Scientists in the past decade have discovered that remnants of ancient germ line infections called human endogenous retroviruses make up a substantial part of the human genome. Once thought to be merely "junk" DNA and inactive, many of these elements, in fact, perform functions in human cells.
Now, a new study by John McDonald of the University of Georgia and King Jordan at the National Center for Biotechnology Information at the National Institutes of Health, suggests for the first time that a burst of transpositional activity occurred at the same time humans and chimps are believed to have diverged from a common ancestor - 6 million years ago. These new results implicate retroelements, a particular type of transposable elements that are abundant in the human genome, in the actual shift from more rudimentary primates to modern human beings. The research was just published in the journal Genome Letters.
"There is a growing body of evidence that transposable elements have contributed to the evolution of genome structure and function in many species," said McDonald, a molecular evolutionist and head of the genetics department at UGA. "Our results suggest that a bust of transposable element activity may well have contributed to the genetic changes that led to the emergence of the human species." Jordan received his doctoral degree at UGA working with McDonald.
There has been a molecular arms race going on between transposable elements and their host genomes for millions of years. Host genomes are continually evolving new regulatory mechanisms to silence the mutagenic effects associated with the replication of these elements which, in turn, place selective pressure on the elements to evolve mechanisms to escape these controls. The result is an internal drive mechanism to increase biological complexity.
Just as new technologies generated by the military arms races between rival countries get spun off and used for non-military purposes, so the new regulatory mechanisms resulting from the arms race between transposable elements and host genomes generate new molecular mechanisms that can be used to accelerate evolution on the organismic level.
The idea of a relatively sudden genetic change that alters evolution isn't new. Scientists, such as the late Stephen Jay Gould, proposed a mechanism called "punctuated equilibrium" more than two decades ago. This idea, not yet completely accepted by scientists, proposes that evolution has depended more often on sudden and unexpected changes in genomes rather than a simple Darwinian paradigm of gradual evolutionary change due to extremely long-term natural selection.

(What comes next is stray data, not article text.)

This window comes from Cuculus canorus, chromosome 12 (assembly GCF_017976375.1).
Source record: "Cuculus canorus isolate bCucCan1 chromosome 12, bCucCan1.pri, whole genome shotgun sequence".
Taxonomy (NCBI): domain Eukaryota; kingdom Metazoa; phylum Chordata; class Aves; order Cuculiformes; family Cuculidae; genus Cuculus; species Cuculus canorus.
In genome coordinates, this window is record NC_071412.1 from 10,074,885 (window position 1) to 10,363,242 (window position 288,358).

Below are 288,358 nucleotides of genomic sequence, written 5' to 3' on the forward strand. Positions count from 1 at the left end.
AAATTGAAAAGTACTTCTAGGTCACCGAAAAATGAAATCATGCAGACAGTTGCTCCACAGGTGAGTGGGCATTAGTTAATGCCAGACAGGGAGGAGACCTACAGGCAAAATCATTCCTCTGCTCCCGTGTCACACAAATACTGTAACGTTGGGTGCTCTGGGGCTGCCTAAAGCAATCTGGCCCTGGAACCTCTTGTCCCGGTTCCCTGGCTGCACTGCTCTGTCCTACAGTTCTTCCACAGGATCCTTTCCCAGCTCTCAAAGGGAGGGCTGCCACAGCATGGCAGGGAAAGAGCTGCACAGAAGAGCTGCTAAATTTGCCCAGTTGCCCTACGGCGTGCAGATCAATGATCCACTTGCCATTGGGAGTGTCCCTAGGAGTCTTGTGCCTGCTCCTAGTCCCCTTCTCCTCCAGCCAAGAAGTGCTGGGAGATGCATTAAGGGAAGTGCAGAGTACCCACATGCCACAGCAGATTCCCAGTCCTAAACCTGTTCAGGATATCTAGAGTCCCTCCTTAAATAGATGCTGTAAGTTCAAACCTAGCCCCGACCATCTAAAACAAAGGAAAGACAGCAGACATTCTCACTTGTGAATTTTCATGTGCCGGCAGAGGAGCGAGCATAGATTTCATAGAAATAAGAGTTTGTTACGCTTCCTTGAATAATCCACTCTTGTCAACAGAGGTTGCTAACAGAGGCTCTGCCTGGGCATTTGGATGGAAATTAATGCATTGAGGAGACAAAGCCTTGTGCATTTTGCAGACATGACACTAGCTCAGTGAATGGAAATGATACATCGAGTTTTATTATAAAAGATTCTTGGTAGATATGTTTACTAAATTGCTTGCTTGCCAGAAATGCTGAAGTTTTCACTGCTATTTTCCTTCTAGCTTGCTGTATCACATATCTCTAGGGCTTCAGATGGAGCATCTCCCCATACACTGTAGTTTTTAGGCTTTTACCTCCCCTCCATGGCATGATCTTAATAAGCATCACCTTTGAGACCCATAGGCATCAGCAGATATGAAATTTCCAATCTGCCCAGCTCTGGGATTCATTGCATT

While Darwin's theories have been around for more than a century, it took analyses of DNA using modern tools to find that human and chimpanzee DNA are more than 95 percent identical, a clue to a mutual origin.
Finding real evidence for sudden genetic changes, however, has been slow. By using phylogenetic surveys, however, McDonald and King were able to distinguish between the youngest HERVs (human endogenous retroviruses) and more ancient lineages.
The discovery that human-specific retroviruses emerged at the same time other researchers believe humans and chimps diverged was startling. Equally interesting, however was the discovery that the oldest subfamily of HERV elements is closely related and gave rise to the youngest and most recently active group of these elements. This suggests, the authors say, that "ancient families of HERVs may be capable of retaining the potential for biological activity over long spans of evolutionary time."
Interest in retroelements, which McDonald has been studying for more than a decade, has been growing recently. In a paper published last December in Nature Genetics, two researchers from Tufts University, Jennifer Hughes and John Coffin, identified 23 new members of the HERV-K group - the assemblage thought to contain the most recently active members. They found that at least 16 percent of those elements had undergone rearrangements that resulted in large-scale "deletions, duplications, and chromosome reshuffling during the evolution of the human genome."
The widespread presence of these viral elements led Coffin to tell one science magazine that humans probably have "more viruses in our genes than genes in our genes."
Just how these retroviral elements have moved around in the human genome and possibly changed organisms at the morphological level remains speculative. But there is increasing evidence that they may have been - and may still be - a driving force between evolution at the cellular and organismal levels.
The research of Jordan and McDonald is intriguing because it suggests that rather than simply playing a role in human evolution, retroviral elements may actually be implicated in the leap from chimpanzees to humans. Until a mere 50 years ago, scientists thought all genes worked from a stable position along a chromosome. That idea, however, began to change dramatically in the 1970s, when it became clear that the elements are pervasive in plant and animal genomes and that it simply made no sense that such elements would be conserved over thousands of millennia if they had no real function.
McDonald said it is increasingly clear that organisms need the viral elements and that their apparent continual backdoor assaults on normal genes may, in truth, be more like a vast, sophisticated chess game on an enormously complex board.
This is the first evidence, however, that suggests they may have made humans what they are today.
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